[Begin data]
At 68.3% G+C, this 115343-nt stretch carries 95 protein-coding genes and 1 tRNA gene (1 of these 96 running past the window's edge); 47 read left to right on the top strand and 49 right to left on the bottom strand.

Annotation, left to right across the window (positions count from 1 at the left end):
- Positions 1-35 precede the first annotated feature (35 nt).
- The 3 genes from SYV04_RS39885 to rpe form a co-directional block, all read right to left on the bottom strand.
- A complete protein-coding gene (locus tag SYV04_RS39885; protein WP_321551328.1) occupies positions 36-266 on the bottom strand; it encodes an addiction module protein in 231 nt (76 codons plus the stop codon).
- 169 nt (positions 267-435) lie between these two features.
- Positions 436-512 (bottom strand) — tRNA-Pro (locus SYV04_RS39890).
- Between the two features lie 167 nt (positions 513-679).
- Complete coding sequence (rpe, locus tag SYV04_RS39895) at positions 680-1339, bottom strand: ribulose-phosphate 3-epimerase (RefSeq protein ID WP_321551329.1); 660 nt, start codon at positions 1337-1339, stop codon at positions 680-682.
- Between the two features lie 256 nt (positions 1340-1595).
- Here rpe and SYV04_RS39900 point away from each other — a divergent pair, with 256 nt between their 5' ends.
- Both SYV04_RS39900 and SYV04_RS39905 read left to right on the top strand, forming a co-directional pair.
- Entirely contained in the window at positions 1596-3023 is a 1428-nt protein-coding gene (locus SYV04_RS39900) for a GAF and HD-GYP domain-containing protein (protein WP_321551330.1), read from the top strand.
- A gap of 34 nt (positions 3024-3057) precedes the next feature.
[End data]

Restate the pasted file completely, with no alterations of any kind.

At 68.3% G+C, this 115343-nt stretch carries 95 protein-coding genes and 1 tRNA gene (1 of these 96 running past the window's edge); 47 read left to right on the top strand and 49 right to left on the bottom strand.

Annotation, left to right across the window (positions count from 1 at the left end):
- Positions 1-35 precede the first annotated feature (35 nt).
- The 3 genes from SYV04_RS39885 to rpe form a co-directional block, all read right to left on the bottom strand.
- A complete protein-coding gene (locus tag SYV04_RS39885; protein WP_321551328.1) occupies positions 36-266 on the bottom strand; it encodes an addiction module protein in 231 nt (76 codons plus the stop codon).
- 169 nt (positions 267-435) lie between these two features.
- Positions 436-512 (bottom strand) — tRNA-Pro (locus SYV04_RS39890).
- Between the two features lie 167 nt (positions 513-679).
- Complete coding sequence (rpe, locus tag SYV04_RS39895) at positions 680-1339, bottom strand: ribulose-phosphate 3-epimerase (RefSeq protein ID WP_321551329.1); 660 nt, start codon at positions 1337-1339, stop codon at positions 680-682.
- Between the two features lie 256 nt (positions 1340-1595).
- Here rpe and SYV04_RS39900 point away from each other — a divergent pair, with 256 nt between their 5' ends.
- Both SYV04_RS39900 and SYV04_RS39905 read left to right on the top strand, forming a co-directional pair.
- Entirely contained in the window at positions 1596-3023 is a 1428-nt protein-coding gene (locus SYV04_RS39900) for a GAF and HD-GYP domain-containing protein (protein WP_321551330.1), read from the top strand.
- A gap of 34 nt (positions 3024-3057) precedes the next feature.